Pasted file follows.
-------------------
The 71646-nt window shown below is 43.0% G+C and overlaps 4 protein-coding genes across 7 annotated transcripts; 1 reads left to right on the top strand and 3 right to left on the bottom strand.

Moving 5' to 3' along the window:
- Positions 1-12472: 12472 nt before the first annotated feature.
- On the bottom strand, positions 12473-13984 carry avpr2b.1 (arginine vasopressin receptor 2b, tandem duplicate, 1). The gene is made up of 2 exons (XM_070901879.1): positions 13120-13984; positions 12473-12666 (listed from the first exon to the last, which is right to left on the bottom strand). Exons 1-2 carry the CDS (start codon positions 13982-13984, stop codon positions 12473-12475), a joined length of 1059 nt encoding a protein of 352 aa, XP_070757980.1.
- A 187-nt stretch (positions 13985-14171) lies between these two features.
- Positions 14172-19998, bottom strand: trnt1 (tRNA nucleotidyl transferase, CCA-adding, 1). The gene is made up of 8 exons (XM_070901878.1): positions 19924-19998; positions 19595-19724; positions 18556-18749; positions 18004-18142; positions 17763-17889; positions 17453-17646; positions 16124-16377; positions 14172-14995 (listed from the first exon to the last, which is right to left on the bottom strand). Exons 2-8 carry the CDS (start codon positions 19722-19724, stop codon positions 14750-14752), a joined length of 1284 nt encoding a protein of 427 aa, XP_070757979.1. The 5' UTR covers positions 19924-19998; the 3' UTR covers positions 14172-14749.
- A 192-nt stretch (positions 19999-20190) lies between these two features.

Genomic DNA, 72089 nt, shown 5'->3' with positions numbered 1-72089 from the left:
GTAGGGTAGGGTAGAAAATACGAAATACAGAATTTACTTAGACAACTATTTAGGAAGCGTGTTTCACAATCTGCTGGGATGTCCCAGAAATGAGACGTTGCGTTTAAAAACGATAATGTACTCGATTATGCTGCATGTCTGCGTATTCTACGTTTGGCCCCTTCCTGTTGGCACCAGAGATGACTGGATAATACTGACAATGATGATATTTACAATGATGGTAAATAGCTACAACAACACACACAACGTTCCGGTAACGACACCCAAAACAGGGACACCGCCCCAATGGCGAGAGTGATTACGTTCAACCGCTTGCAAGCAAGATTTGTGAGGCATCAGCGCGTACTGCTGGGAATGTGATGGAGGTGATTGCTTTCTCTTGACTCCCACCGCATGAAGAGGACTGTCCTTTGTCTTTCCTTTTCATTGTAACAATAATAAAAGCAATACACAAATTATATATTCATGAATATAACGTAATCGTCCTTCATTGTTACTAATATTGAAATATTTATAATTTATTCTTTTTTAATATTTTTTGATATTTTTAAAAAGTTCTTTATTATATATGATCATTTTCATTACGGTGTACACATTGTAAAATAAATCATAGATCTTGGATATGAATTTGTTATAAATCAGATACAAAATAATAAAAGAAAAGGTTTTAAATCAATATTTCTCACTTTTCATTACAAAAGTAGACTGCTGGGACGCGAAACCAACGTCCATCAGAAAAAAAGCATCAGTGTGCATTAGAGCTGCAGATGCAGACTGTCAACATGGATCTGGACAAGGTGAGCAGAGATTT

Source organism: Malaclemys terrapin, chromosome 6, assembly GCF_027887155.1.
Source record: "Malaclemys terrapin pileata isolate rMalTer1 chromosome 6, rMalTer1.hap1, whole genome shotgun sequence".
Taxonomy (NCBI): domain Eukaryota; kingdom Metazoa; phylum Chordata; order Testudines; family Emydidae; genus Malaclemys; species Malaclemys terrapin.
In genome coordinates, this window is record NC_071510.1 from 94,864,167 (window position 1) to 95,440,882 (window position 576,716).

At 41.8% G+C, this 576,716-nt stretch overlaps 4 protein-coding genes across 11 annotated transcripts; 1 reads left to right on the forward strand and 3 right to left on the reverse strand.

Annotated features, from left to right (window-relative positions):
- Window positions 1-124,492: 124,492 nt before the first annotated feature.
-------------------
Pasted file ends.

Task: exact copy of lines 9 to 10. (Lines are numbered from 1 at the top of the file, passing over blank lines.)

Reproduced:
GTAGGGTAGGGTAGAAAATACGAAATACAGAATTTACTTAGACAACTATTTAGGAAGCGTGTTTCACAATCTGCTGGGATGTCCCAGAAATGAGACGTTGCGTTTAAAAACGATAATGTACTCGATTATGCTGCATGTCTGCGTATTCTACGTTTGGCCCCTTCCTGTTGGCACCAGAGATGACTGGATAATACTGACAATGATGATATTTACAATGATGGTAAATAGCTACAACAACACACACAACGTTCCGGTAACGACACCCAAAACAGGGACACCGCCCCAATGGCGAGAGTGATTACGTTCAACCGCTTGCAAGCAAGATTTGTGAGGCATCAGCGCGTACTGCTGGGAATGTGATGGAGGTGATTGCTTTCTCTTGACTCCCACCGCATGAAGAGGACTGTCCTTTGTCTTTCCTTTTCATTGTAACAATAATAAAAGCAATACACAAATTATATATTCATGAATATAACGTAATCGTCCTTCATTGTTACTAATATTGAAATATTTATAATTTATTCTTTTTTAATATTTTTTGATATTTTTAAAAAGTTCTTTATTATATATGATCATTTTCATTACGGTGTACACATTGTAAAATAAATCATAGATCTTGGATATGAATTTGTTATAAATCAGATACAAAATAATAAAAGAAAAGGTTTTAAATCAATATTTCTCACTTTTCATTACAAAAGTAGACTGCTGGGACGCGAAACCAACGTCCATCAGAAAAAAAGCATCAGTGTGCATTAGAGCTGCAGATGCAGACTGTCAACATGGATCTGGACAAGGTGAGCAGAGATTT

Source organism: Malaclemys terrapin, chromosome 6, assembly GCF_027887155.1.